posted by flapjax at midnite at 3:32 AM on June 12, 2008


I'm finding your "if you can't do it live, it shouldn't be on a record" attitude a bit, well, surprisingly rigid and old-fashioned.

no, no, no--please understand this: that's definitely not my personal attitude! far from it. a lot of my favorite music is almost exclusively recording oriented. and i have no problem with whatever studio tricks and techniques are used to achieve a particular recorded result (assuming the results are good).

i was just speculating about why so many music fans do have such immediate, strong reactions to the idea of artists using auto-tuner. i was also arguing that since they're the consumers of music, it's not fair to just dismiss their reactions, even if they do seem irrational.

for myself, i generally do have a slight preference for vocals with flaws and all intact; it's more an aesthetic thing, really, though i do respect the ideal of a singer who's willing to put in a little extra work to get the result they want with a more human touch (meaning, for me, a recording in which just the right kinds of flaws remain intact). but i don't personally subscribe to the rigid authenticity mindset either, and i'd hoped to make that clear. musical puritanism is made of the same stuff as the religious kind, and tastes just as bad.

hell, i can't play drums, bass, three guitars and synths all at the same time live, like i do on my recordings. (now, that's not to say i couldn't adequately reproduce any one of those performances in a live setting after a little rehearsal with a band to accompany me, but that's beside the point.)

recording art is not music making--it's recording making. i think we agree here. recordings--not musical performances, not even songs--are the finished products of recording artists. but that understanding, sadly, isn't widely shared by the music consuming public (i think it should be). so otherwise brilliant recording artists who probably have no business on a stage (not because they aren't skilled, say, but because the pressures of live performance and the rigors of touring are too psychologically taxing--or the stage just isn't where their skills shine most) are forced to perform anyway, which does nobody any real good.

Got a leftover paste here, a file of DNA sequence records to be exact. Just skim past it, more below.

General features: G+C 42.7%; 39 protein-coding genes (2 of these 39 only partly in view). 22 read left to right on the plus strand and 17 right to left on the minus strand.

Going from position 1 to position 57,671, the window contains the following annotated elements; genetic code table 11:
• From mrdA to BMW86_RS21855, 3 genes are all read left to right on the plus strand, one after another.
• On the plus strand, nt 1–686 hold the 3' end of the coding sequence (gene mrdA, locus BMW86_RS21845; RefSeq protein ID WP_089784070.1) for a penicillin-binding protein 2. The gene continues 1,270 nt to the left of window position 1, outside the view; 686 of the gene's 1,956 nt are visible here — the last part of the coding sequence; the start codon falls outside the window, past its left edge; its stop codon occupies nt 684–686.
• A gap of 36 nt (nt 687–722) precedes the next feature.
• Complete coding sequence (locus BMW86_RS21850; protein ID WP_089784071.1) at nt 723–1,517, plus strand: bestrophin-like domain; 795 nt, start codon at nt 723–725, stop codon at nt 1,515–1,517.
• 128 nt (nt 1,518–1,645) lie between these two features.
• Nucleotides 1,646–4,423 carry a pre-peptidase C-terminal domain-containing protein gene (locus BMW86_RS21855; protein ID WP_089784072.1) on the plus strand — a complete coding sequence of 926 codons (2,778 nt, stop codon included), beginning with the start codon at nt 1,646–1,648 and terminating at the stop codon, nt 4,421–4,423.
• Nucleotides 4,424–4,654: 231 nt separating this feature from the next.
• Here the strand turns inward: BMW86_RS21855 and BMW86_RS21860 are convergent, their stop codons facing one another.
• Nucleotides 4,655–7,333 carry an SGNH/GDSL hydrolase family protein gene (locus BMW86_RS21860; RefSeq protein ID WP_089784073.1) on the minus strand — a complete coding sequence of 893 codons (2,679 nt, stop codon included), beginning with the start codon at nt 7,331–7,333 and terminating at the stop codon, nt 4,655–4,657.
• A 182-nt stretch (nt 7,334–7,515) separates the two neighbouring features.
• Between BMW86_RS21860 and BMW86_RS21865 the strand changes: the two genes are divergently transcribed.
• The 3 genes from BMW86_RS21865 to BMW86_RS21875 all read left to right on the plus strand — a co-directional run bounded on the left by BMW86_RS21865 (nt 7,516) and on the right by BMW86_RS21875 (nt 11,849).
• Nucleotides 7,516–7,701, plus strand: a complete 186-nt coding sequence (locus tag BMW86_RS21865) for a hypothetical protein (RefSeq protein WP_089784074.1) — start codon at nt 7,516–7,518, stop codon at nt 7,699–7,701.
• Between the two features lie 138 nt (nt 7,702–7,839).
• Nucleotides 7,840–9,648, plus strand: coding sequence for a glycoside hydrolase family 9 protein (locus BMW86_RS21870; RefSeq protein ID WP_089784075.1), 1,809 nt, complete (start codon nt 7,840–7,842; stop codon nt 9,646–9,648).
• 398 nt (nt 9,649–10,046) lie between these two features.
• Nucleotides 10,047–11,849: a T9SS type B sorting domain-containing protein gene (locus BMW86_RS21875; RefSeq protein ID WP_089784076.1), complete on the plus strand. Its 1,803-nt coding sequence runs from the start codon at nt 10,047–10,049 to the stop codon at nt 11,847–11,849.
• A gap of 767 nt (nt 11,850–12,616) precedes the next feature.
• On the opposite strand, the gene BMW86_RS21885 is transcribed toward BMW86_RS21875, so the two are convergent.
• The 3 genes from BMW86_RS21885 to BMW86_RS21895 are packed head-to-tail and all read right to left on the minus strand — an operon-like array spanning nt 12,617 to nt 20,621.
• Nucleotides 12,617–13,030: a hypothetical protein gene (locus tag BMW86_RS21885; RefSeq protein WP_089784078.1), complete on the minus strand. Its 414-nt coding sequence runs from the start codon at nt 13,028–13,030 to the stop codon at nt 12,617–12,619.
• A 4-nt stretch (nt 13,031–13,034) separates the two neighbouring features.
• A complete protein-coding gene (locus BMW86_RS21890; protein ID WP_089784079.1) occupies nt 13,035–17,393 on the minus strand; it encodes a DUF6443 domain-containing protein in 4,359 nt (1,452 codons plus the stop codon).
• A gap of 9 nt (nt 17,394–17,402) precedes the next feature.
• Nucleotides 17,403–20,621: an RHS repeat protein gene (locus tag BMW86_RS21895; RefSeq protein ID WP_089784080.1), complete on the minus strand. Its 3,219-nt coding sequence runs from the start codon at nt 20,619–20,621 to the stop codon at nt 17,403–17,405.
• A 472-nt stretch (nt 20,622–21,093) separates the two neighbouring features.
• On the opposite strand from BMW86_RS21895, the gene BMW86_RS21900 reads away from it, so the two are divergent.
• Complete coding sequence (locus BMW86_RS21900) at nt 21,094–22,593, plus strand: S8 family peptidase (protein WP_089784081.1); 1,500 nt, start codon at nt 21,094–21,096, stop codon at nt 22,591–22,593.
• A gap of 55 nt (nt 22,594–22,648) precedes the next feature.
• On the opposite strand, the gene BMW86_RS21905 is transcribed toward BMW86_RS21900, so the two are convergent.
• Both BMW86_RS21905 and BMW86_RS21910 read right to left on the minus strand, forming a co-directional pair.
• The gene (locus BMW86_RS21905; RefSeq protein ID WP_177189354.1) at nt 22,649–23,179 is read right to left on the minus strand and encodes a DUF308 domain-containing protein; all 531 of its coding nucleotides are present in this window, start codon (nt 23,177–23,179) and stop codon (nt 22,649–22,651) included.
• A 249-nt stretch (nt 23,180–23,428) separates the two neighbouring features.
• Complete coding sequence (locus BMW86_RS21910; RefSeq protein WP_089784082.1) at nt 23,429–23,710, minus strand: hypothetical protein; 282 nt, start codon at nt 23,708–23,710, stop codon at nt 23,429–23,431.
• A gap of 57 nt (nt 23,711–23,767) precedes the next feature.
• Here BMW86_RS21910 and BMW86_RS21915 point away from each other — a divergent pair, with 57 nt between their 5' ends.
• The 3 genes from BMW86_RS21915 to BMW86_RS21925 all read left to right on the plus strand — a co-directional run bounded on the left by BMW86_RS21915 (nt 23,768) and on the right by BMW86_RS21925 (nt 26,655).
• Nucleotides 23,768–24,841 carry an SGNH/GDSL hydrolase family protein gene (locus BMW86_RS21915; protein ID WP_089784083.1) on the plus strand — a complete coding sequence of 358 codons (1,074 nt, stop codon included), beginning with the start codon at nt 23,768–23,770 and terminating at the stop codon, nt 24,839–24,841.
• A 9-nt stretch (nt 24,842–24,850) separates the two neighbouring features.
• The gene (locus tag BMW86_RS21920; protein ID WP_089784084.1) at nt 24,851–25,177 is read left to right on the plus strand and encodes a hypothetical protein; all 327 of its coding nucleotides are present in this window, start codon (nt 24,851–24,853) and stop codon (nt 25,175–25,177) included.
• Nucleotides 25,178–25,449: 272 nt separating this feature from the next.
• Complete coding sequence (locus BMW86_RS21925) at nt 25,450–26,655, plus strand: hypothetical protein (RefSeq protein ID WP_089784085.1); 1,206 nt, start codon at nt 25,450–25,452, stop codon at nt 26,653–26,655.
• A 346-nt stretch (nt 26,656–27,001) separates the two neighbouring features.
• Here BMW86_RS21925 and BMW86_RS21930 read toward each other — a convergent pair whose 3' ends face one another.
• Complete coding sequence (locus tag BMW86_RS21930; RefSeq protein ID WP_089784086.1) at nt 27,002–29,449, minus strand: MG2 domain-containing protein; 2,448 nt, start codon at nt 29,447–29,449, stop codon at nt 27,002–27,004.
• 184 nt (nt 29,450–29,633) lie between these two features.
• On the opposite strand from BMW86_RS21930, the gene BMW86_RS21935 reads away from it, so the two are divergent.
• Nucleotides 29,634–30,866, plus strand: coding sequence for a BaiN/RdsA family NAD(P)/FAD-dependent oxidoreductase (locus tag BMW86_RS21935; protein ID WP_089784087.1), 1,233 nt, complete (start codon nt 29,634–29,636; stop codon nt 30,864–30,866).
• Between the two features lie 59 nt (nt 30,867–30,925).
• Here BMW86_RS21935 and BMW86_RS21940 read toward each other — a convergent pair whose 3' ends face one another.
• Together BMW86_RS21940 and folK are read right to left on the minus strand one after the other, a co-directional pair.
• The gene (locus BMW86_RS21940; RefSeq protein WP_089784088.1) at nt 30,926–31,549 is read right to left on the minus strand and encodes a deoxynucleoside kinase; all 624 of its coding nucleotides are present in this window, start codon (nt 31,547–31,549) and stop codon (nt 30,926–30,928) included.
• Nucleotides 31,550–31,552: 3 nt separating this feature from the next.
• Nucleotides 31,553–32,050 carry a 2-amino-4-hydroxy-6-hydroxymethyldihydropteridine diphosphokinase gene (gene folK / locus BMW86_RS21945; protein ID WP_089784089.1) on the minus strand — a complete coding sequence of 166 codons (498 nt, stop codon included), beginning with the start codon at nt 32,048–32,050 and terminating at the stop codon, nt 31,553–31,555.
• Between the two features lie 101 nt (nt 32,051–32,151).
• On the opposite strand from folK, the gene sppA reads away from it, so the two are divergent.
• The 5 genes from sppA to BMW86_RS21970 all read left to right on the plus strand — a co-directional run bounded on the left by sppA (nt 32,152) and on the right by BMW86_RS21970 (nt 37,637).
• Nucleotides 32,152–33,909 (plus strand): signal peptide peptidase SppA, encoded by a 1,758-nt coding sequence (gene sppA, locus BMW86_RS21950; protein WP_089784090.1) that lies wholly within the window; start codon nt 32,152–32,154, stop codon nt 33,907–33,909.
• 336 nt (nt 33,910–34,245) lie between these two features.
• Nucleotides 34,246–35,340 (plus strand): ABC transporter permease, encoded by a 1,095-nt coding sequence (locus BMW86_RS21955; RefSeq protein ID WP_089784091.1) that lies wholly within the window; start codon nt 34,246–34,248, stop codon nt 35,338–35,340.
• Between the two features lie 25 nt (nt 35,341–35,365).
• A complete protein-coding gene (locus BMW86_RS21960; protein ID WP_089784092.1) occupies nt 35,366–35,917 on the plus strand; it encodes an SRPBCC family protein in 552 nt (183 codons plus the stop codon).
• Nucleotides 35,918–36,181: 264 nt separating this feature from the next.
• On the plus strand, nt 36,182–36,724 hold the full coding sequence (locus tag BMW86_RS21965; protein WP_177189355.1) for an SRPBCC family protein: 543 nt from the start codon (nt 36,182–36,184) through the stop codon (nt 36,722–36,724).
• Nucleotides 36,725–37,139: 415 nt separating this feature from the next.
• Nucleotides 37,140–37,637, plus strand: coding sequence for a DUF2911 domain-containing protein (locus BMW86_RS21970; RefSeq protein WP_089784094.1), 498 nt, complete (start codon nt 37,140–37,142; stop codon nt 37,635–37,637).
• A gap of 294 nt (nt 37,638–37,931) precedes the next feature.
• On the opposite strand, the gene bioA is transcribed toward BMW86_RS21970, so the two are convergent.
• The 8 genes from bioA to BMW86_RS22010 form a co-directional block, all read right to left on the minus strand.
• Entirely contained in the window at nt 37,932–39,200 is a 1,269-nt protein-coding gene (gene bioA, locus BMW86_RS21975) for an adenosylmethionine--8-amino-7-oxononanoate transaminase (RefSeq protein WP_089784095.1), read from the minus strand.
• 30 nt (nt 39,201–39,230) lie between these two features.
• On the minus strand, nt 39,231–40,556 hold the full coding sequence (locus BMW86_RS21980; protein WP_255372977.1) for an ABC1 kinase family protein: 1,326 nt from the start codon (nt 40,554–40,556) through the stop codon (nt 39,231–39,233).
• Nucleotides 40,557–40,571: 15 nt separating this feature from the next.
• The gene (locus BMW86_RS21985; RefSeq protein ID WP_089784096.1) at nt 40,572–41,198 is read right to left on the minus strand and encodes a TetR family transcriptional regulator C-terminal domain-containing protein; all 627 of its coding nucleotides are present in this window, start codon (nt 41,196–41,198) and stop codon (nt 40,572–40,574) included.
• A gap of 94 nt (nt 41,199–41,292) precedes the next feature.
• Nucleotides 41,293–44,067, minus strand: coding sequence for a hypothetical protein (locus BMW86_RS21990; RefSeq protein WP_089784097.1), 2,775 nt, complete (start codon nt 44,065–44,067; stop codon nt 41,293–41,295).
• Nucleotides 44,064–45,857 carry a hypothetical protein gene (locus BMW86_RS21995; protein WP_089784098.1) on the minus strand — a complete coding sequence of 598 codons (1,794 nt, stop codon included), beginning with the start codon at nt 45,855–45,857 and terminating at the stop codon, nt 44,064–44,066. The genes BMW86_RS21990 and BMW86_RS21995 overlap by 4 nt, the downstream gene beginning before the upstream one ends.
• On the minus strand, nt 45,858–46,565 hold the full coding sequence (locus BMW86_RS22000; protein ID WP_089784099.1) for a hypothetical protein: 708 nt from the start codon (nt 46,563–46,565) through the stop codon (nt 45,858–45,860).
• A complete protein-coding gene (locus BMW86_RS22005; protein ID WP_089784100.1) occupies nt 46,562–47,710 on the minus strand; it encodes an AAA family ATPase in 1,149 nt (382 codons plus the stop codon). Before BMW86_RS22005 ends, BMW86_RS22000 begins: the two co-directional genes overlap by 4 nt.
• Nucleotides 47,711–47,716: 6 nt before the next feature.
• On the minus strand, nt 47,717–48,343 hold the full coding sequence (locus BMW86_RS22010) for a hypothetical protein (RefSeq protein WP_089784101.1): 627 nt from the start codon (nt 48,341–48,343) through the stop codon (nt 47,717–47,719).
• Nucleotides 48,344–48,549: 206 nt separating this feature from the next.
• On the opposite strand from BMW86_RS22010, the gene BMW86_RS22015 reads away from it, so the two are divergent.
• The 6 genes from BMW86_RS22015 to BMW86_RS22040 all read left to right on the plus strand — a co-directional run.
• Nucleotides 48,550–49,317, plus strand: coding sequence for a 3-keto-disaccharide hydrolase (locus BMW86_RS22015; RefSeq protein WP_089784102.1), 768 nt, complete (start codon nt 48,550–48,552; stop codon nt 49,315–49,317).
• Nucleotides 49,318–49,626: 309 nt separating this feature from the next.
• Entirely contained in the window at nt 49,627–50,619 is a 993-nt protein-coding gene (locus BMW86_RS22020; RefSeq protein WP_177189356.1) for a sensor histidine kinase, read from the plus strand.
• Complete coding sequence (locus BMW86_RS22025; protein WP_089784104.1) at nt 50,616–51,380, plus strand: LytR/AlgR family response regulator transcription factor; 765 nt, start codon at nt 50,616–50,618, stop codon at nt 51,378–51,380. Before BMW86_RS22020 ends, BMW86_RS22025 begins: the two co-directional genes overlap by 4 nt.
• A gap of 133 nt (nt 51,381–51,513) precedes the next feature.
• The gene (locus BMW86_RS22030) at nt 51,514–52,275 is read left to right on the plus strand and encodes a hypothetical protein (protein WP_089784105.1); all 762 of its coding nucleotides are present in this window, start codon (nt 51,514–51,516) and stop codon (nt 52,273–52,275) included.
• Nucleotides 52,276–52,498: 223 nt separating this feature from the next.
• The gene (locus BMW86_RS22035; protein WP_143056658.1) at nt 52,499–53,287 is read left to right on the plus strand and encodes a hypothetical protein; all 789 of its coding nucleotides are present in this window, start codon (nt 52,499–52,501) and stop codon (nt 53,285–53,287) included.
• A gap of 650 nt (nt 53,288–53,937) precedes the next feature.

that's not what the consumer is paying for, unless they buy a concert ticket

i think this isn't as clear-cut as you think. many music consumers--even some of the more sophisticated ones--are still operating under the old assumption that a recording is an attempt at a faithful representation/approximation of a live musical performance. i agree that that's an invalid assumption, but it's still a persistent one. so a lot of consumers don't think of it as buying a work of recording art. they think of it as buying a way to listen to a musical performance that's been frozen in time.
posted by saulgoodman at 7:05 AM on June 12, 2008


i think this isn't as clear-cut as you think. many music consumers--even some of the more sophisticated ones--are still operating under the old assumption that a recording is an attempt at a faithful representation/approximation of a live musical performance. i agree that that's an invalid assumption, but it's still a persistent one. so a lot of consumers don't think of it as buying a work of recording art. they think of it as buying a way to listen to a musical performance that's been frozen in time.

I was pretty fundamentalist about that approach maybe 10 years ago; I was way, way, way too into Uncle Tupelo at the time, and had gotten it into my head that their last two albums were recorded live in studio with no overdubs, and kind of went around being a cock to anybody who didn't agree that that was the only way to record anything.

I've loosened up a bunch since then, but I still skew really heavily towards unpolished music. I like vocal quirks and little fuckups and incidental noises-- it might be because I'm a musician myself and it helps bring the music alive to have these little glimpses into the process of how a recording was created. KevinSkomsvold says he uses AT for tiny edits that you don't even notice; my question is, then why use it? Why not leave the little imperfections?